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Victims of Sandy Hook

Stop the Slaughter of Innocents. Congress is bought and paid for by gun lunatics and gun promotion groups. If you want to live in a safe America, help buy Congress back for America. Send a donation to Mayors Against Illegal Guns, 909 Third Avenue, 15th Floor New York, NY 10022


Working With Cookies in ASP

Cookies are small text files that are placed in a visitor's Web browser's cookie cache by a Web server when someone visits a Web site. By using a cookie the Web server can store and retrieve information about the visitor between pages. The cookie may store information about what pages the visitor viewed or what links the visitor clicked on while they visited the Web site.

In Windows, cookies are stored in:

C:\users\username\AppData\Local\Microsoft\Windows\Temporary Internet Files

You can view the cookie files in Internet Explorer 7 by selecting Internet Options in the Tools menu and on the General tab, in the Browsing History section, click on the [Settings] button. In the Temporary Internet Files dialog box that appears, click on the the [View Files] button. Explorer will open, showing you the Internet Explorer temporary files, including the cookies.

Some cookies are removed from the visitors computer when they leave the Web site, these are called session cookies. Other cookies stay in the visitors browser cookie cache until an expiration date specified by the Web site that deposited the cookie.

Cookie Reliability

Cookies are generally used to personalize Web sites in order to make the visitors experience more productive and enjoyable. However, some people don't want any information about them saved. For this reason some people have cookies disabled in their browser. A user can delete their Temporary Internet Files and cookies any time they feel like it. The cookie cache can hold only a limited number of cookies. When the cache is full and a new cookie arrives, the oldest cookies are deleted to make room for the new cookie.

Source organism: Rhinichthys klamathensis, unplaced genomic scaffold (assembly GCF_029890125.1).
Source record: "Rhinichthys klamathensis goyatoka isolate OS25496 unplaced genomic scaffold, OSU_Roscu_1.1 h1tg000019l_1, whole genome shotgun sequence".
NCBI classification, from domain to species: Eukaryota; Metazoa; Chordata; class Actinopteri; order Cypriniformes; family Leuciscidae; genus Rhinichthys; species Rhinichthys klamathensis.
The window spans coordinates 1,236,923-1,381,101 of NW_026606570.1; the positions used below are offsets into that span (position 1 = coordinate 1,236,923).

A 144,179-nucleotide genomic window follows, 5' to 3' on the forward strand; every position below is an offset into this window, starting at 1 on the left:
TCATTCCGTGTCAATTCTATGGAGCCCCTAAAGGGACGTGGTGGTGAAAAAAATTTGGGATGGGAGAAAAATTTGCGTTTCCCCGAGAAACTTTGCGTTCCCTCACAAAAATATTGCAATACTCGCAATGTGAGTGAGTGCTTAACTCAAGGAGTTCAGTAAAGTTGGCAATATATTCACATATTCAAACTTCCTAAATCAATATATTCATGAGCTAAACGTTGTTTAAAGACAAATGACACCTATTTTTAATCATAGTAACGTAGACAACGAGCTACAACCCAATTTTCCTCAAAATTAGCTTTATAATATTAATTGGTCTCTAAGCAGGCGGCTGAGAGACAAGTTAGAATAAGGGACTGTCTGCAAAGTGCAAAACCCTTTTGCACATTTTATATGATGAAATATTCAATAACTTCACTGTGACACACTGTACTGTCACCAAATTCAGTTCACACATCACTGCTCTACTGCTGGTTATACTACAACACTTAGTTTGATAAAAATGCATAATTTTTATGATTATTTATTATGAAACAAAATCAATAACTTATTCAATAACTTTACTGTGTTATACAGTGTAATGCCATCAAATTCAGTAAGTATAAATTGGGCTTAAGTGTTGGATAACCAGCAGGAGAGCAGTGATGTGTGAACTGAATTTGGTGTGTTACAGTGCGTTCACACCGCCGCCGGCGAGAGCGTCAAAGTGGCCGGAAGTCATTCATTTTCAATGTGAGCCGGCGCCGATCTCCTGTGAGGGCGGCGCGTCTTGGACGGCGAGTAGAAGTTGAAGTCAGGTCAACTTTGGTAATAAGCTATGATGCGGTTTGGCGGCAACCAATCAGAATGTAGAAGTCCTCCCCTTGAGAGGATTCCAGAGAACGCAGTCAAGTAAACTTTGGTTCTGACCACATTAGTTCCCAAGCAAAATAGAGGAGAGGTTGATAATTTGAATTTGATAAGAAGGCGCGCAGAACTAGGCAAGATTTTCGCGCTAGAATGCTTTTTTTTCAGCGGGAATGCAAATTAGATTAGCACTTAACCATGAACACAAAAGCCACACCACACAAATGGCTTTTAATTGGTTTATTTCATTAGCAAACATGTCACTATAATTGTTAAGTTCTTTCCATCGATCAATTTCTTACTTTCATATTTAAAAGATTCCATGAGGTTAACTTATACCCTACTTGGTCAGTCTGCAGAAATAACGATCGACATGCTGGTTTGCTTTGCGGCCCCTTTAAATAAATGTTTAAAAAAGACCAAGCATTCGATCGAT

Storing a Cookie

Cookies are sent to the visitor's browser using the ASP Response object. The code for stroring a cookie is shown below.

Response.Cookies("cookiename") = "cookievalue"

Note that the cookie specified above contains no expiration date, this means it's a session cookie. The code for storing a cookie with an expiration date is shown below.

Response.Cookies("cookiename") = "cookievalue"
Response.Cookies("cookiename").Expires = "July 10,2012"

Note that the cookie specified above sets an explicit expiration date. Generally a cookie's expiration date is set by adding a predetermined amount of time to the current date. The code for this is shown below.

Response.Cookies("cookiename") = "cookievalue"
Response.Cookies("cookiename").Expires = DateAdd("m",1,Date())

The VBScript DateAdd function returns a date to which a specified amount of time has been added. The "m" in the code above means the time units to be added will be months ("d" would mean days, "h" would mean hours, "n" would mean minutes). The 1 in the code above means 1 time unit (in this 1 month) should be added. The VBScript Date function returns the current date.

Note that if you were specifying an interval of less than 1 day, you would replace the Date function with the Now) function, which returns the current date and time.

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